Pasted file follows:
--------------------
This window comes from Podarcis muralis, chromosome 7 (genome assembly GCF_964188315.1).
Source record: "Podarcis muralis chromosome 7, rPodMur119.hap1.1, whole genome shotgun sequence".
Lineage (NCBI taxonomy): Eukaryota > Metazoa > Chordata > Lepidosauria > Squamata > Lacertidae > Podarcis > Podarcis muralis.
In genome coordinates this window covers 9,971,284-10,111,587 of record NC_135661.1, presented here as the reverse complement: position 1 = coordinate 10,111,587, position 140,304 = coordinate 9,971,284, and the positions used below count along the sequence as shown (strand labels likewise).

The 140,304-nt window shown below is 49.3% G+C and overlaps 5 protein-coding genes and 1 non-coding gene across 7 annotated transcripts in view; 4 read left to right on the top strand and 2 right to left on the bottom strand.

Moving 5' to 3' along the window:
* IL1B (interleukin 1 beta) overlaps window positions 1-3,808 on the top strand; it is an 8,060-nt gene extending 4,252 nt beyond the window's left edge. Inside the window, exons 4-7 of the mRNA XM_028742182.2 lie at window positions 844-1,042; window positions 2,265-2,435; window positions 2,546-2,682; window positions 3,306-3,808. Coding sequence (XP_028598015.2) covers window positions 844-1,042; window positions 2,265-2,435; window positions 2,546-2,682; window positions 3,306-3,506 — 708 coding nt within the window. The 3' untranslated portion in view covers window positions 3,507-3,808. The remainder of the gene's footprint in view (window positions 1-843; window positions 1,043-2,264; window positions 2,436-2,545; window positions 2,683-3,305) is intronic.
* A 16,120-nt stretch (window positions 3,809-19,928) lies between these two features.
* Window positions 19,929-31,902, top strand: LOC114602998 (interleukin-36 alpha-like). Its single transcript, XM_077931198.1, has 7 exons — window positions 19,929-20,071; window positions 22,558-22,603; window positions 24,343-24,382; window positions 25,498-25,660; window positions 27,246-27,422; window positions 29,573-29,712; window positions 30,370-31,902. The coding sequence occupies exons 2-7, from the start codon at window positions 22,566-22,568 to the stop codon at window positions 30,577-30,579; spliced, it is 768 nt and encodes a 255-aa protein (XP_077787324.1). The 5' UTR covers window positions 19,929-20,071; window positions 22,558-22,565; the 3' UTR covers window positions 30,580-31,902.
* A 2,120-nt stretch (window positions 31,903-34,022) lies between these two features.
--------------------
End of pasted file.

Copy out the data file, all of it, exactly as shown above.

This window comes from Podarcis muralis, chromosome 7 (genome assembly GCF_964188315.1).
Source record: "Podarcis muralis chromosome 7, rPodMur119.hap1.1, whole genome shotgun sequence".
Lineage (NCBI taxonomy): Eukaryota > Metazoa > Chordata > Lepidosauria > Squamata > Lacertidae > Podarcis > Podarcis muralis.
In genome coordinates this window covers 9,971,284-10,111,587 of record NC_135661.1, presented here as the reverse complement: position 1 = coordinate 10,111,587, position 140,304 = coordinate 9,971,284, and the positions used below count along the sequence as shown (strand labels likewise).

The 140,304-nt window shown below is 49.3% G+C and overlaps 5 protein-coding genes and 1 non-coding gene across 7 annotated transcripts in view; 4 read left to right on the top strand and 2 right to left on the bottom strand.

Moving 5' to 3' along the window:
* IL1B (interleukin 1 beta) overlaps window positions 1-3,808 on the top strand; it is an 8,060-nt gene extending 4,252 nt beyond the window's left edge. Inside the window, exons 4-7 of the mRNA XM_028742182.2 lie at window positions 844-1,042; window positions 2,265-2,435; window positions 2,546-2,682; window positions 3,306-3,808. Coding sequence (XP_028598015.2) covers window positions 844-1,042; window positions 2,265-2,435; window positions 2,546-2,682; window positions 3,306-3,506 — 708 coding nt within the window. The 3' untranslated portion in view covers window positions 3,507-3,808. The remainder of the gene's footprint in view (window positions 1-843; window positions 1,043-2,264; window positions 2,436-2,545; window positions 2,683-3,305) is intronic.
* A 16,120-nt stretch (window positions 3,809-19,928) lies between these two features.
* Window positions 19,929-31,902, top strand: LOC114602998 (interleukin-36 alpha-like). Its single transcript, XM_077931198.1, has 7 exons — window positions 19,929-20,071; window positions 22,558-22,603; window positions 24,343-24,382; window positions 25,498-25,660; window positions 27,246-27,422; window positions 29,573-29,712; window positions 30,370-31,902. The coding sequence occupies exons 2-7, from the start codon at window positions 22,566-22,568 to the stop codon at window positions 30,577-30,579; spliced, it is 768 nt and encodes a 255-aa protein (XP_077787324.1). The 5' UTR covers window positions 19,929-20,071; window positions 22,558-22,565; the 3' UTR covers window positions 30,580-31,902.
* A 2,120-nt stretch (window positions 31,903-34,022) lies between these two features.